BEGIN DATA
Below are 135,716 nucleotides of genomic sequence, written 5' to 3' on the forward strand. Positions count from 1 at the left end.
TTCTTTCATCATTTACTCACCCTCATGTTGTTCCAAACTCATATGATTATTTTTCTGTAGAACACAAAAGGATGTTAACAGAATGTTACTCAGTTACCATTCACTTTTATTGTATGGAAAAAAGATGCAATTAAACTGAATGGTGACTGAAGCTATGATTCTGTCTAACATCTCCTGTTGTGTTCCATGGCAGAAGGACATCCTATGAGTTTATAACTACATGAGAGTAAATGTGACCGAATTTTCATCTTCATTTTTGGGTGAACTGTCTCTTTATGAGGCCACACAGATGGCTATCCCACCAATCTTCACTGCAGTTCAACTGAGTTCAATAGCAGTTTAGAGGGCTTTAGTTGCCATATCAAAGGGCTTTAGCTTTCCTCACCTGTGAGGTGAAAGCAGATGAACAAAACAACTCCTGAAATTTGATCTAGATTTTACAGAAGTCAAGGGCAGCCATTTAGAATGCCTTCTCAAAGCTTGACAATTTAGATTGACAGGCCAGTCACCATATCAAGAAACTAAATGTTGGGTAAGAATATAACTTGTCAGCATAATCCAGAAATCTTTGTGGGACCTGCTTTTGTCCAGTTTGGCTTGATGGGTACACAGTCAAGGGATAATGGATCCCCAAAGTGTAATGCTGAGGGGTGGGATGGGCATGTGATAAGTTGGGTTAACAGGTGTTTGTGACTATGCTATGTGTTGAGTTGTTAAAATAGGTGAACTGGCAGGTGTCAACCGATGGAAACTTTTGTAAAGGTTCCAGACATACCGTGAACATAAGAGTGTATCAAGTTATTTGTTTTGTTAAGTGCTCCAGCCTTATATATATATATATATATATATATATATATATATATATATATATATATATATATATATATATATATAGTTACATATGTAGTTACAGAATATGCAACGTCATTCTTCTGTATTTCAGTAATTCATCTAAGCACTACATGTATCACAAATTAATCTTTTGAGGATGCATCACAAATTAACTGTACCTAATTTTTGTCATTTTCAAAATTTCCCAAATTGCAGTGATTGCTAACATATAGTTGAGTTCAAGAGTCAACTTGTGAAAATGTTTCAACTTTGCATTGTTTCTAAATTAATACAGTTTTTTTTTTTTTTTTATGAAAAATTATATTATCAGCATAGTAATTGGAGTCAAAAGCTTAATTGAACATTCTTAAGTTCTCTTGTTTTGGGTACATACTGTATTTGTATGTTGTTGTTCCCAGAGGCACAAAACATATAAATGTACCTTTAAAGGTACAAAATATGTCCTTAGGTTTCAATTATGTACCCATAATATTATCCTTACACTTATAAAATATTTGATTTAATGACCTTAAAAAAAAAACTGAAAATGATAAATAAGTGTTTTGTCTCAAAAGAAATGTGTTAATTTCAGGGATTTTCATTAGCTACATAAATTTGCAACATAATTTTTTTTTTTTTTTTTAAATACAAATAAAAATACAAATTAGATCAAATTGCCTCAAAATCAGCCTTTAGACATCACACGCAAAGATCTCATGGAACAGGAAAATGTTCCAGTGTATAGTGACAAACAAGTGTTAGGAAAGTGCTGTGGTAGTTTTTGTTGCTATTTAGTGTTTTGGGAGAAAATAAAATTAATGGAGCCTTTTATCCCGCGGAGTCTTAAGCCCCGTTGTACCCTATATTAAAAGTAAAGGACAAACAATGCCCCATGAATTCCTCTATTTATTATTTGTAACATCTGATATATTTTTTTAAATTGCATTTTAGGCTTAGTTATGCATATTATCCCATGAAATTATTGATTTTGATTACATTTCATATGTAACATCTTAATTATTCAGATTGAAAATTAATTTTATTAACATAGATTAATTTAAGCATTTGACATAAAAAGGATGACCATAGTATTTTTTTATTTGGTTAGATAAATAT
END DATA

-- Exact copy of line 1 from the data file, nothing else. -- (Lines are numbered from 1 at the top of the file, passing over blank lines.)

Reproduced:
Below are 135,716 nucleotides of genomic sequence, written 5' to 3' on the forward strand. Positions count from 1 at the left end.